As always, XBIZ delivered.

Moderated by Chris O'Connell of Mikandi/FastTCP, the panelists included Chi Lee of Reporo, Joey Gabra of Affil4You / Wister, Gian Carlo Scalisi of BrokerBabe, Daniela Gannick of iTelebill and Geoffrey Bonnechere from ExoClick.

Noting that more than 6 billion consumers (over 85 percent of the world’s population) has a mobile device, many offering some form of Internet access, O'Connell set the stage for this thought-provoking session that left attendees with a renewed vision of the adult entertainment marketplace today.

Lee commented that while many traditional affiliates and other adult marketers focus on the credit card enabled societies such as the U.S., U.K., Canada and Australia, other markets are more profitable. Such as South Africa, which makes more money for some adult promoters than does the U.S., due to the former country’s better mobile billing solutions and its use of mobile devices as the consumer’s primary window upon the world.

Gabra added that the Kenyan market is surprisingly strong, while Gannick underscored the need to look beyond credit cards if you have international traffic, while advising attendees that the Mexican and Latin American markets are quite profitable despite the huge charges imposed by the nations’ telecoms.

Canada is also a worthwhile market, due to its recent adoption of carrier-based billing and growing adoption of 4G technologies.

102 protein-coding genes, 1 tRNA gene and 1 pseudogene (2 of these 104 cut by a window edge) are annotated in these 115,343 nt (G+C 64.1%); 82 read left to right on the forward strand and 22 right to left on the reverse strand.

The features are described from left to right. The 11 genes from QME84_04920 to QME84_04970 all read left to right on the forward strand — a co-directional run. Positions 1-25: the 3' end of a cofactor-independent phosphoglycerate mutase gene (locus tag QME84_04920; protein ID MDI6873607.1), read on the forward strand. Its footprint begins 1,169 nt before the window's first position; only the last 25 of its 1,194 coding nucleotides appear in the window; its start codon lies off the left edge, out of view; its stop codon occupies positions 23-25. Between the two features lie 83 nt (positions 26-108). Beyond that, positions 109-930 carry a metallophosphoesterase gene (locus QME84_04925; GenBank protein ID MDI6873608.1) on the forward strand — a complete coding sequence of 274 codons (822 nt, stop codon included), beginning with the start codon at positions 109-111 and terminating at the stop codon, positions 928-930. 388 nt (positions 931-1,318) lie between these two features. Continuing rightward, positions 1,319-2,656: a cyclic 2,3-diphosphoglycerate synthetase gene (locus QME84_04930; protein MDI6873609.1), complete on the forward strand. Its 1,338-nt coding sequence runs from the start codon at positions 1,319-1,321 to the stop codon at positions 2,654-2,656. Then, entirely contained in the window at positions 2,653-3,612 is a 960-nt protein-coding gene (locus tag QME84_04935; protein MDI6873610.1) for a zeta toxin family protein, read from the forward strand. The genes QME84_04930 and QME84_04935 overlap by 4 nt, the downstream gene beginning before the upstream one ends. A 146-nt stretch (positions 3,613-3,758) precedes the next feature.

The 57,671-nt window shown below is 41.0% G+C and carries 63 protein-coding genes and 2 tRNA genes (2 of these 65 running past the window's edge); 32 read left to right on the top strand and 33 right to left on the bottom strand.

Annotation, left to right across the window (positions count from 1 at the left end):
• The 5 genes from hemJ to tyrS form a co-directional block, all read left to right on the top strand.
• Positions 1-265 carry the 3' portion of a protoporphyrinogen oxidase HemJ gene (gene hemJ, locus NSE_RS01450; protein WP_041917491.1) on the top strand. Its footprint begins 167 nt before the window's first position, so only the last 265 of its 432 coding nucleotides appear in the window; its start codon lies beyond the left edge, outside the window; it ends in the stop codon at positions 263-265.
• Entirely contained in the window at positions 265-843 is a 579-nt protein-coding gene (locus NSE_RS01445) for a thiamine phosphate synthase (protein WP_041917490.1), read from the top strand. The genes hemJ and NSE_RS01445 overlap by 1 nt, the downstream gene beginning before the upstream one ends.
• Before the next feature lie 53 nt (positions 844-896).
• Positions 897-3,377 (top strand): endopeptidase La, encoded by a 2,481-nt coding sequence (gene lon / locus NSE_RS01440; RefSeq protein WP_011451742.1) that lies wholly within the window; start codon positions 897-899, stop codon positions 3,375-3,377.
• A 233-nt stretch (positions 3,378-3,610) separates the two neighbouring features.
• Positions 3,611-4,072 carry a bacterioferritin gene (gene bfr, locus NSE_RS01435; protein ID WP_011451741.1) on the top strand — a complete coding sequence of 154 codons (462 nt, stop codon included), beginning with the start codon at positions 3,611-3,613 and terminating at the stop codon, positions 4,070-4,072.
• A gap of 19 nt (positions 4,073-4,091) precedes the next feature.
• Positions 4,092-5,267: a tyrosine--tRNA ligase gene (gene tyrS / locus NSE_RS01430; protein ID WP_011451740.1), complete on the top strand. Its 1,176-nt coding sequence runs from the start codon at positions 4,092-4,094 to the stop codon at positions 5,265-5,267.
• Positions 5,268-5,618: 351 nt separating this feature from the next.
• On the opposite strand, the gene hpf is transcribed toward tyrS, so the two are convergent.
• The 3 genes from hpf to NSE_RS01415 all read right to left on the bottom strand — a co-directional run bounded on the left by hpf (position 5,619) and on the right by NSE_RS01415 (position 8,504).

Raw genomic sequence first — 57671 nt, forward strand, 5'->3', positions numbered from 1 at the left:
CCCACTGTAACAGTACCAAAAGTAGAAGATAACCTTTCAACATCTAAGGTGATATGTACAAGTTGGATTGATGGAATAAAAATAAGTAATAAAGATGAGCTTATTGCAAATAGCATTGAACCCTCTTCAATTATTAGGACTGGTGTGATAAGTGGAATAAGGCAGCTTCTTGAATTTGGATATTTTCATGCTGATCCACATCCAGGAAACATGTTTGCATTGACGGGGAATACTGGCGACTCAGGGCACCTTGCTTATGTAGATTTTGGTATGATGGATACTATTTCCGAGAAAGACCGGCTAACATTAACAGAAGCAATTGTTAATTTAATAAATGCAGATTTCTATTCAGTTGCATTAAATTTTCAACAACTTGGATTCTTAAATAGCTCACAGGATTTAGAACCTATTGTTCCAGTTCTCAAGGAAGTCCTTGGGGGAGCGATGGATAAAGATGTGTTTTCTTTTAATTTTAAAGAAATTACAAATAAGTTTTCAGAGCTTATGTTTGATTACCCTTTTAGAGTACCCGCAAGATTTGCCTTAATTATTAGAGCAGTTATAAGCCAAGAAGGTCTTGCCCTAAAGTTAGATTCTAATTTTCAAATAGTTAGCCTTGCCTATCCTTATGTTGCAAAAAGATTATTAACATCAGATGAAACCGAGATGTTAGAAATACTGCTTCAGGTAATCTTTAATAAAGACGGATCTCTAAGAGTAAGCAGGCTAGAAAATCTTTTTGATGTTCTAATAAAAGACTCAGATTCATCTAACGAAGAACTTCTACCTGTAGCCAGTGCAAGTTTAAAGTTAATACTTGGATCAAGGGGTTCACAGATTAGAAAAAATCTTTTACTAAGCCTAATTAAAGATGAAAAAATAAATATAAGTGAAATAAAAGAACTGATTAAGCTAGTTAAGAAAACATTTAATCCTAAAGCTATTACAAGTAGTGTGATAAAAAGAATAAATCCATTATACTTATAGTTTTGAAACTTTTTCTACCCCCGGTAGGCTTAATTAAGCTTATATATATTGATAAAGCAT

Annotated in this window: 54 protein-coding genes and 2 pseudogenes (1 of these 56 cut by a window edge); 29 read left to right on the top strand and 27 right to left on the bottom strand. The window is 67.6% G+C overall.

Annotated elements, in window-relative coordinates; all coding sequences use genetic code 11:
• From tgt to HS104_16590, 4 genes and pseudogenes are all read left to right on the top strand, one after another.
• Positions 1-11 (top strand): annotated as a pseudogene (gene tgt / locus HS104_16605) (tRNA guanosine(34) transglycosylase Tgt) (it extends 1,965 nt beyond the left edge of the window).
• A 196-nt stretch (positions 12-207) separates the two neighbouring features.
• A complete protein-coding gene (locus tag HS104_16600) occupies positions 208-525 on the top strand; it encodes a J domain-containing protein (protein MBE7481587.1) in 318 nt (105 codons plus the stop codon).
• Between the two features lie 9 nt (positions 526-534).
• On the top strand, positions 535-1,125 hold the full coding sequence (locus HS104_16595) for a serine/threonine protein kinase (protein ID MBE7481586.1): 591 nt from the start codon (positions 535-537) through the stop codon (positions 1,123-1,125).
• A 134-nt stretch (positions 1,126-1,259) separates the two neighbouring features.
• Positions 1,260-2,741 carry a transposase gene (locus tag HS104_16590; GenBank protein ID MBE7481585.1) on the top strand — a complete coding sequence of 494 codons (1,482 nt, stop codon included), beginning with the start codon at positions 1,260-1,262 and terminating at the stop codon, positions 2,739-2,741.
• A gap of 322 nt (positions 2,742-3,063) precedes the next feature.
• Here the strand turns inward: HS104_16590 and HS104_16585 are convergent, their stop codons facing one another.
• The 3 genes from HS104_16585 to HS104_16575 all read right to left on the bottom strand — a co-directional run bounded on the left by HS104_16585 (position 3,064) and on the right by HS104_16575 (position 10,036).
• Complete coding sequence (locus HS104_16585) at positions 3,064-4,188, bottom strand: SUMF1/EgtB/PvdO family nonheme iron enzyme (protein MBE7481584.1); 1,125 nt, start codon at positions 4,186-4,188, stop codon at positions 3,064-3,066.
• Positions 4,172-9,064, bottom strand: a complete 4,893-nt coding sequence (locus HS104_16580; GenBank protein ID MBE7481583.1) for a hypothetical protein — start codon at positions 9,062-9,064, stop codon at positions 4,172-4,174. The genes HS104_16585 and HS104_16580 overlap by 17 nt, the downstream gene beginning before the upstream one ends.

“There is a gigantic opportunity in marketing to feature phones, due to lower traffic costs,” Lee said; with O'Connell explaining that feature phones, while more advanced than basic “dumb phones,” are not a general purpose computing device, like Smartphones.

Also discussed was Microsoft’s recent major push of its Windows Phone 7 platform, which while full of promise, may not yet be ready for prime time.

On the topic of dealing with devices, Bonnechere underscored the importance of traffic purchases targeted to specific platforms, noting that in-app advertising aimed at selling other apps worked better than web-to-web or web-to-app offers.

Access types also play a role, with Wi-Fi being the preferred channel.

“If I am on Wi-Fi, I’ll buy whatever is best,” Gabra stated. “If not, I’ll buy whatever loads fastest.”

Having an easy to navigate, lightweight and user-friendly design is key to success, the panel agreed.

Piracy and profits was next, with mobile apps being more resistant to unauthorized access than websites are, while the typically lower transaction prices for mobile products is mitigated by using more frequent recurring billing cycles.

“We don’t charge less, but we charge weekly, not monthly, so it seems less,” Scilasi said. “At the end of the day, you make more money from mobile.”

With no chargebacks, double the retention rate and up to 10 times the conversion rate of standard websites, many developers are sure to expand their mobile offerings.

For those attendees wanting to learn how to profit from consumers’ desire for real and virtual sexual encounters, the third session, “Lust Sells: Profiting From Live Cams and Adult Dating,” fit the bill.

According to XBIZ, promoting adult webcam and dating sites built upon serving one person’s need to “connect” with another person, takes adult entertainment to its most intimate level, allowing the tease and please of sexual interaction to lead to dollars from desire.

“Learn about the various segments of these dynamic markets, as well as the various legal challenges surrounding profile authenticity and member / website moderation — along with other proven ways to leverage consumer connections,” the show’s promoters promised — a promise that they delivered on.